Your Online Pregnancy Help Make PregnancySurvey.com Your Home Page!
Search For:
Example: Pregnancy Morning Sickness
Home Page Pregnancy Calendar Questions and Answers Due Date Calculator Ovulation Calendar About Us Contact Us Site Map
You are here: Home -> Health and Medical Concerns -> High and Low Blood Pressure in Pregnancy Today: Sunday, April 30
Pregnancy Topics
Preparing for Pregnancy
Health and Medical Concerns
Choosing Your Healthcare Provider
What is Prenatal Care?
Pregnancy Morning Sickness
How Your Health Affects Your Growing Baby
Environmental Poisons and Pollutants
Pregnancy Precautions
Special Concerns During Pregnancy
Anemia During Pregnancy
Other Medical Concerns
Hemorrhoids During Pregnancy
Heartburn During Pregnancy
Headaches During Pregnancy
Nasal Stuffiness During Pregnancy
Diabetes During Pregnancy
Epilepsy During Pregnancy
Asthma During Pregnancy
Cancer During Pregnancy
Risk of Down Syndrome During Pregnancy
Hepatitis During Pregnancy
Lupus During Pregnancy
Diarrhea During Pregnancy
(Rh-Factor) Rhesus factor in Pregnancy
High and Low Blood Pressure in Pregnancy
Cervix During Pregnancy
Leg Cramps During Pregnancy
Fever During Pregnancy
Rubella During Pregnancy
Chickenpox During Pregnancy
Pregnancy Tests
Medications and Treatments
Nutrition and Exercise
Fatigue, Work and Pregnancy
More than One Baby!
Changes in Your Baby
Changes in You
Your Pregnancy Partner
Sexually Transmitted Diseases
Substance Use and Abuse
Single Mother-to-Be
Problems in Pregnancy
Labor and Delivery
After Your Baby's Birth
Your New Baby
Feeding Your Baby

High and Low Blood Pressure in Pregnancy

Your Blood Pressure

It's normal for your blood pressure to change a little during pregnancy. It often decreases a little during the second trimester of pregnancy and increases toward the end of pregnancy.
If you have high blood pressure, resting in bed on your side can help. If your blood pressure is still too high, you may need medications to lower it.

Low Blood Pressure

There are two causes of hypotension (low blood pressure) in pregnancy. It can be caused by the enlarging uterus putting pressure on large blood vessels, such as your aorta and vena cava. This is called supine hypotension and may happen when you lie down. It can be alleviated or prevented by not sleeping or lying on your back.
The second cause is called postural hypotension. When you rise rapidly from a sitting, kneeling or squatting position, gravity causes blood to leave your brain. This may result in a drop in blood pressure. Avoid postural hypotension by getting up slowly from a sitting or lying position.
I'm dizzy a lot. Should I worry?
(Click to get answer)
Blood-sugar problems can cause dizziness. High blood sugar (hyperglycemia) or low blood sugar (hypoglycemia) can make you feel dizzy or faint. Many doctors routinely test pregnant women during their pregnancies for problems with blood sugar.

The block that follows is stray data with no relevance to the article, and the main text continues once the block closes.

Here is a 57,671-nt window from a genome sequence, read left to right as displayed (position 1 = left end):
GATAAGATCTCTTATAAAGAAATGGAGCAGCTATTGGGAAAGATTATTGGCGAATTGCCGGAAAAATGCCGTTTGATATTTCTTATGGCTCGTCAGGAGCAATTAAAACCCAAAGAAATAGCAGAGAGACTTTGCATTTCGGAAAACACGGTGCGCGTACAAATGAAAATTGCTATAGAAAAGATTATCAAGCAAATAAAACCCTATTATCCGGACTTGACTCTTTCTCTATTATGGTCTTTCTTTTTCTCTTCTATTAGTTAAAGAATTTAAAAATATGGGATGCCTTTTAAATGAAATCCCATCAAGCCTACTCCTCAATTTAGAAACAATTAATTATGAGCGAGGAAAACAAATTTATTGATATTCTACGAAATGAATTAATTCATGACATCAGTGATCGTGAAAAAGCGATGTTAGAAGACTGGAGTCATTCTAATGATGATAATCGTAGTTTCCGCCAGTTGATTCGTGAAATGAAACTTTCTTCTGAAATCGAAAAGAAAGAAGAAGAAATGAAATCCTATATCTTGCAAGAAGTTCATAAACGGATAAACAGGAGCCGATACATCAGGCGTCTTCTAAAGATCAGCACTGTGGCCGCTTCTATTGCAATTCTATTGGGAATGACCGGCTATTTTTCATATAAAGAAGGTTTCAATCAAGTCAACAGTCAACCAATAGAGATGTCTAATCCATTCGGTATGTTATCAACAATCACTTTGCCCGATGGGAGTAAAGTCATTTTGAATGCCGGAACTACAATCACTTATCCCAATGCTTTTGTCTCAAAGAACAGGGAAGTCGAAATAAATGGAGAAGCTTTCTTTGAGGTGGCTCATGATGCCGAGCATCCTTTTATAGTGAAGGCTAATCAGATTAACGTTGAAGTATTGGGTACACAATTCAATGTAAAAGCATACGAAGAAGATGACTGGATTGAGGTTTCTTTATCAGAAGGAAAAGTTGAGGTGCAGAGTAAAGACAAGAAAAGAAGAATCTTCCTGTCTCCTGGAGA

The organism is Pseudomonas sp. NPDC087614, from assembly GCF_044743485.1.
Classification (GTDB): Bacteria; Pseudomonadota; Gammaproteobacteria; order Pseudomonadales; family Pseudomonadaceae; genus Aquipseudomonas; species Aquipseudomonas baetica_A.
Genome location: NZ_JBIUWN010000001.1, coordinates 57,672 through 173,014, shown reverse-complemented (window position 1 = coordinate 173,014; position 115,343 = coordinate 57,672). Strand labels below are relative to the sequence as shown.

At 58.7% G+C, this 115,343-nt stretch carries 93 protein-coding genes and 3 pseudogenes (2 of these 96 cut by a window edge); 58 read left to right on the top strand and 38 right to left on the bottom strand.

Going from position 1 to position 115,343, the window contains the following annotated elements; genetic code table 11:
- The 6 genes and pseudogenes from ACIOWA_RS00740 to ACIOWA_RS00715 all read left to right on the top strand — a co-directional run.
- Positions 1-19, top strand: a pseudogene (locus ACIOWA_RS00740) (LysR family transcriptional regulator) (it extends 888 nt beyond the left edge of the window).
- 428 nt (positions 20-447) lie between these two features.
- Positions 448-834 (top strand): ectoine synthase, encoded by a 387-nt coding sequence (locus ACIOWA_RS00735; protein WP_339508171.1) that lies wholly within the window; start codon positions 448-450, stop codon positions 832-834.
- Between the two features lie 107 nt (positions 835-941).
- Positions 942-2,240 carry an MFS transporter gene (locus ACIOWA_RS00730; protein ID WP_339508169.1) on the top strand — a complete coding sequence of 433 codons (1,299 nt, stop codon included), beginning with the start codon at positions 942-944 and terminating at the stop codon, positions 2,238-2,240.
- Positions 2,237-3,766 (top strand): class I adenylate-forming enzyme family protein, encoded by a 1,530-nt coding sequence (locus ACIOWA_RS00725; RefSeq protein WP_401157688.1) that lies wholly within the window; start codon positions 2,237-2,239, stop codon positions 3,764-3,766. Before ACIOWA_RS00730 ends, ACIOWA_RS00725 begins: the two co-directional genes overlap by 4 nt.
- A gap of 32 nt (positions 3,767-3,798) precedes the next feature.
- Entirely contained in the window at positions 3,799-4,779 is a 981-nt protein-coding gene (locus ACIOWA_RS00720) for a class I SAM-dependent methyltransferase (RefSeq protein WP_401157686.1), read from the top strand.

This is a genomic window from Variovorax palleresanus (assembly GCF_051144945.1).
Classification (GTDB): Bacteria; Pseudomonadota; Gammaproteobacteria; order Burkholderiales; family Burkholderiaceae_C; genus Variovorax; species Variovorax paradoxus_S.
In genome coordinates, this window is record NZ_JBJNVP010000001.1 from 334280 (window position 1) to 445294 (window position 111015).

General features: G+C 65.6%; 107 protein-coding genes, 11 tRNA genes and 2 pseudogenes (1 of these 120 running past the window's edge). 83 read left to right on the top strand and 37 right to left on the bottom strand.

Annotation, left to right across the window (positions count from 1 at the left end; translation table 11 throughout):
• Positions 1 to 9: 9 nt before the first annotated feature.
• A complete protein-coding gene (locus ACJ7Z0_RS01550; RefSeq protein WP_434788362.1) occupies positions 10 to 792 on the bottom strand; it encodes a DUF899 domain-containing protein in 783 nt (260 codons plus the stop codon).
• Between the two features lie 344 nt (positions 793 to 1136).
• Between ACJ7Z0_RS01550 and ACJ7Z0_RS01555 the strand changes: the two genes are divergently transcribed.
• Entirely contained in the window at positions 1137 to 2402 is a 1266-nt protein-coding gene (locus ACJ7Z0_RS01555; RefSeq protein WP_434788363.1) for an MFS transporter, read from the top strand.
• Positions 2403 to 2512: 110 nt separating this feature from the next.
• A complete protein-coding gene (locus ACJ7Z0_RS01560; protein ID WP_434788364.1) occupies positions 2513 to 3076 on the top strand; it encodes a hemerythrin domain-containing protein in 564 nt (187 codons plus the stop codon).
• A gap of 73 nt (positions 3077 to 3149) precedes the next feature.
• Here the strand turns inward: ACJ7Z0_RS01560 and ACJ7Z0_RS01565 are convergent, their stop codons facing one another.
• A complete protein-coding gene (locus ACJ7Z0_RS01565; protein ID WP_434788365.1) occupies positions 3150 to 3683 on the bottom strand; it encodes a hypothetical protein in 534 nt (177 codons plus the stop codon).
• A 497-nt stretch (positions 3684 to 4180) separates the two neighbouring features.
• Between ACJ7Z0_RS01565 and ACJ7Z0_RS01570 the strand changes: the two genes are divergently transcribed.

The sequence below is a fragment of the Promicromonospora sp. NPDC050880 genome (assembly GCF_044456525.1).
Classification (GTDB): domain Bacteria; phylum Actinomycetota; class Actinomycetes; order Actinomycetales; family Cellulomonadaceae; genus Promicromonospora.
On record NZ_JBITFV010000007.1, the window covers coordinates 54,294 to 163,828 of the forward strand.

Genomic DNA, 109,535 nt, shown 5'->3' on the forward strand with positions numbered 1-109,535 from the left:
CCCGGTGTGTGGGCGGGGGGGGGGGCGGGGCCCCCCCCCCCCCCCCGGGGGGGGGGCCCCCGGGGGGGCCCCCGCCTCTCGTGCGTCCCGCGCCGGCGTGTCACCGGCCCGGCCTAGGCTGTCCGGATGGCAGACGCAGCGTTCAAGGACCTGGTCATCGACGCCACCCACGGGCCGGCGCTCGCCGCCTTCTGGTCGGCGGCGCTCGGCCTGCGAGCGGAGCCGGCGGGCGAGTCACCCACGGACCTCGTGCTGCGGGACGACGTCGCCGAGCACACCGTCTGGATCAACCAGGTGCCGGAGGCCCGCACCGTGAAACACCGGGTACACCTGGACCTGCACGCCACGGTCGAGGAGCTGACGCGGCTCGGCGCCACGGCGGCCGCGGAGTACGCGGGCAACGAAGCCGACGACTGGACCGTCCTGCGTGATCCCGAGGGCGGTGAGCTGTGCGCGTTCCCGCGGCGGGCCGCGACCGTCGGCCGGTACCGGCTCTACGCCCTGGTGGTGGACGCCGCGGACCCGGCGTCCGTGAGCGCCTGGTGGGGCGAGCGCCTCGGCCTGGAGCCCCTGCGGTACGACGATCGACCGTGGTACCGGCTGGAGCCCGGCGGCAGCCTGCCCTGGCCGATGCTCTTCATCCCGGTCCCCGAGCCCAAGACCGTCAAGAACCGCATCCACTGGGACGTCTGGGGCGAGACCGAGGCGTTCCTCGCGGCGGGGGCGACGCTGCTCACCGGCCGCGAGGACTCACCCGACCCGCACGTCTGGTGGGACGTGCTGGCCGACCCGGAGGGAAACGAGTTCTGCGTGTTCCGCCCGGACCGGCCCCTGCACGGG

If you have a problem with blood sugar, eat a balanced diet, don't skip meals and don't go a long time without eating. Many do better with eating 4 or 5 smaller meals a day, rather than 3 larger meals. If the condition is more serious, you may need to see a dietitian.

Pregnancy-Induced High Blood Pressure

Pregnancy-induced hypertension is high blood pressure that occurs only during pregnancy. It disappears after the baby is born. It develops in about 3% of women under age 40, and in 10% of women over 40.
This condition is treated by resting in bed on your side, by drinking lots of fluid and by avoiding salt and foods containing large amounts of sodium. Medications to lower blood pressure may be prescribed.
Health and Medical Concerns Articles:
Choosing Your Healthcare Provider | Diabetes During Pregnancy | What is Prenatal Care? | Pregnancy Morning Sickness | How Your Health Affects Your Growing Baby | Diarrhea During Pregnancy | Lupus During Pregnancy | Hepatitis During Pregnancy | Environmental Poisons and Pollutants | Epilepsy During Pregnancy | Asthma During Pregnancy | Cancer During Pregnancy | Pregnancy Precautions | Special Concerns During Pregnancy | High and Low Blood Pressure in Pregnancy | Anemia During Pregnancy | Other Medical Concerns | Risk of Down Syndrome During Pregnancy | (Rh-Factor) Rhesus factor in Pregnancy | Hemorrhoids During Pregnancy | Heartburn During Pregnancy | Headaches During Pregnancy | Nasal Stuffiness During Pregnancy | Cervix During Pregnancy | Leg Cramps During Pregnancy | Fever During Pregnancy | Rubella During Pregnancy | Chickenpox During Pregnancy
Pregnancy Calendar
Subscribe to Pregnancy Newsletter and receive new and popular pregnancy articles every week.
Your Email Address:
Pregnancy Calendar | Questions and Answers | Pregnancy Glossary | Suggest an Article | Link to Us | Contact Us | Site Map
Please note: All pregnancy articles on this website is for educational and information purposes only. For specific medical advice, diagnoses, and
treatment, you should consult your personal doctor.
Copyright © 2007, PregnancySurvey.com. All Rights Reserved | Privacy Statement
eXTReMe Tracker